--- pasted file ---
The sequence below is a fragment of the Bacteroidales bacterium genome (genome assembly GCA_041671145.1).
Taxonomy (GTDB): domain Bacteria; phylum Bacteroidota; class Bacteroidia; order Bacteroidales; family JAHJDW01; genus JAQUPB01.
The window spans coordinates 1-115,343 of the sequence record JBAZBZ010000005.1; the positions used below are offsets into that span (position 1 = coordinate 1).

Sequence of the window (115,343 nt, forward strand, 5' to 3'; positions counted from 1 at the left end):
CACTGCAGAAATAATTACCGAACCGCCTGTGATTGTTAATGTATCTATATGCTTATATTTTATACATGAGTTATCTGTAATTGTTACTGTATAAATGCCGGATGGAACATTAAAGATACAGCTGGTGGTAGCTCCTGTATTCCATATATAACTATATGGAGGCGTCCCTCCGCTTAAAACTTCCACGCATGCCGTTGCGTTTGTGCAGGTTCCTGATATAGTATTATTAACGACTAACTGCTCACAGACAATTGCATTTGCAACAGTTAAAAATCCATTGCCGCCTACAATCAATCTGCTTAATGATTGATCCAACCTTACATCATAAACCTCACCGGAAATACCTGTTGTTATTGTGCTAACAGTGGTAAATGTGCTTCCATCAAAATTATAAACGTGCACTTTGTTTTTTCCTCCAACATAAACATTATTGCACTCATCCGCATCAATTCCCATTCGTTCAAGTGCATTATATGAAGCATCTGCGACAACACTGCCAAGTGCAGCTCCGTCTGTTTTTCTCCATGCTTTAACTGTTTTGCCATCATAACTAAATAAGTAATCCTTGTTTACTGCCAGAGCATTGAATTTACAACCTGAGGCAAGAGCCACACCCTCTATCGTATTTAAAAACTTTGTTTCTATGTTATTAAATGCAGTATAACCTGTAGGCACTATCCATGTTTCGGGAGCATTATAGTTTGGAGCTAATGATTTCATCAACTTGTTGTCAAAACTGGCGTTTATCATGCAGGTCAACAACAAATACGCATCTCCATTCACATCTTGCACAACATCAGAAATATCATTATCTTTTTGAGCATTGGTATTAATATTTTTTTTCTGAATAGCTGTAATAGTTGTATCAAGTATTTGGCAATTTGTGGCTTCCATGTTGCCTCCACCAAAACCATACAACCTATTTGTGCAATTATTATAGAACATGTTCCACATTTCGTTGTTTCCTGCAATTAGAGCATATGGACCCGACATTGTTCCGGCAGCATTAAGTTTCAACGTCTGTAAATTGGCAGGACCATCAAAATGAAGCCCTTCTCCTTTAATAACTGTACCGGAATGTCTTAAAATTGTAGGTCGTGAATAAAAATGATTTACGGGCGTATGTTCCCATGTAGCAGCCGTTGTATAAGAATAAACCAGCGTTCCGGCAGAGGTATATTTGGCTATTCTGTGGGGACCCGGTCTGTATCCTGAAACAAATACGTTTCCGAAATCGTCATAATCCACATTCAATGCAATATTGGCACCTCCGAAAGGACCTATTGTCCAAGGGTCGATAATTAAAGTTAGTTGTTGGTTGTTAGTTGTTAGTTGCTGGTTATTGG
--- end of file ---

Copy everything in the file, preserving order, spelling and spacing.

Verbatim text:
The sequence below is a fragment of the Bacteroidales bacterium genome (genome assembly GCA_041671145.1).
Taxonomy (GTDB): domain Bacteria; phylum Bacteroidota; class Bacteroidia; order Bacteroidales; family JAHJDW01; genus JAQUPB01.
The window spans coordinates 1-115,343 of the sequence record JBAZBZ010000005.1; the positions used below are offsets into that span (position 1 = coordinate 1).

Sequence of the window (115,343 nt, forward strand, 5' to 3'; positions counted from 1 at the left end):
CACTGCAGAAATAATTACCGAACCGCCTGTGATTGTTAATGTATCTATATGCTTATATTTTATACATGAGTTATCTGTAATTGTTACTGTATAAATGCCGGATGGAACATTAAAGATACAGCTGGTGGTAGCTCCTGTATTCCATATATAACTATATGGAGGCGTCCCTCCGCTTAAAACTTCCACGCATGCCGTTGCGTTTGTGCAGGTTCCTGATATAGTATTATTAACGACTAACTGCTCACAGACAATTGCATTTGCAACAGTTAAAAATCCATTGCCGCCTACAATCAATCTGCTTAATGATTGATCCAACCTTACATCATAAACCTCACCGGAAATACCTGTTGTTATTGTGCTAACAGTGGTAAATGTGCTTCCATCAAAATTATAAACGTGCACTTTGTTTTTTCCTCCAACATAAACATTATTGCACTCATCCGCATCAATTCCCATTCGTTCAAGTGCATTATATGAAGCATCTGCGACAACACTGCCAAGTGCAGCTCCGTCTGTTTTTCTCCATGCTTTAACTGTTTTGCCATCATAACTAAATAAGTAATCCTTGTTTACTGCCAGAGCATTGAATTTACAACCTGAGGCAAGAGCCACACCCTCTATCGTATTTAAAAACTTTGTTTCTATGTTATTAAATGCAGTATAACCTGTAGGCACTATCCATGTTTCGGGAGCATTATAGTTTGGAGCTAATGATTTCATCAACTTGTTGTCAAAACTGGCGTTTATCATGCAGGTCAACAACAAATACGCATCTCCATTCACATCTTGCACAACATCAGAAATATCATTATCTTTTTGAGCATTGGTATTAATATTTTTTTTCTGAATAGCTGTAATAGTTGTATCAAGTATTTGGCAATTTGTGGCTTCCATGTTGCCTCCACCAAAACCATACAACCTATTTGTGCAATTATTATAGAACATGTTCCACATTTCGTTGTTTCCTGCAATTAGAGCATATGGACCCGACATTGTTCCGGCAGCATTAAGTTTCAACGTCTGTAAATTGGCAGGACCATCAAAATGAAGCCCTTCTCCTTTAATAACTGTACCGGAATGTCTTAAAATTGTAGGTCGTGAATAAAAATGATTTACGGGCGTATGTTCCCATGTAGCAGCCGTTGTATAAGAATAAACCAGCGTTCCGGCAGAGGTATATTTGGCTATTCTGTGGGGACCCGGTCTGTATCCTGAAACAAATACGTTTCCGAAATCGTCATAATCCACATTCAATGCAATATTGGCACCTCCGAAAGGACCTATTGTCCAAGGGTCGATAATTAAAGTTAGTTGTTGGTTGTTAGTTGTTAGTTGCTGGTTATTGG